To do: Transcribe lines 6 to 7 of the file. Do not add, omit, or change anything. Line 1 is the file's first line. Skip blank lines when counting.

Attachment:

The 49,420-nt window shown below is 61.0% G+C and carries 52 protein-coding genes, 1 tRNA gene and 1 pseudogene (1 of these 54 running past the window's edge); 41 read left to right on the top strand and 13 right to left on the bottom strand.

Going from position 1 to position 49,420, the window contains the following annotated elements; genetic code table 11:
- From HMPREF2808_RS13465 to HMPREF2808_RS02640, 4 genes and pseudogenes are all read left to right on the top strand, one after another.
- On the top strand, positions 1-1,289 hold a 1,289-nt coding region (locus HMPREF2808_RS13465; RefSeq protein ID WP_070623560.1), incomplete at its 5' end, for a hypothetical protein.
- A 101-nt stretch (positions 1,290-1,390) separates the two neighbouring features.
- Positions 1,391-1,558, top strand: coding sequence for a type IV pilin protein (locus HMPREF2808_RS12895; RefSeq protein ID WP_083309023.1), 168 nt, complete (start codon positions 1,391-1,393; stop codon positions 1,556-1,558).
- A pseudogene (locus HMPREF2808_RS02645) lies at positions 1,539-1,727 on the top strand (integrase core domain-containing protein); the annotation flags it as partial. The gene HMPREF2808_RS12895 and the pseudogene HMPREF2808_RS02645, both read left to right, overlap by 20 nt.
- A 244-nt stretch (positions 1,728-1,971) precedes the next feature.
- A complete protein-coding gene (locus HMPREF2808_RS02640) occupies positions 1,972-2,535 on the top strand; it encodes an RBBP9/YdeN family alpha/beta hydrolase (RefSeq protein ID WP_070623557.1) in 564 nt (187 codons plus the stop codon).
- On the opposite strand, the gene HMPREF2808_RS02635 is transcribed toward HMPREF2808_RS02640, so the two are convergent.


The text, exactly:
- Positions 1,391-1,558, top strand: coding sequence for a type IV pilin protein (locus HMPREF2808_RS12895; RefSeq protein ID WP_083309023.1), 168 nt, complete (start codon positions 1,391-1,393; stop codon positions 1,556-1,558).
- A pseudogene (locus HMPREF2808_RS02645) lies at positions 1,539-1,727 on the top strand (integrase core domain-containing protein); the annotation flags it as partial. The gene HMPREF2808_RS12895 and the pseudogene HMPREF2808_RS02645, both read left to right, overlap by 20 nt.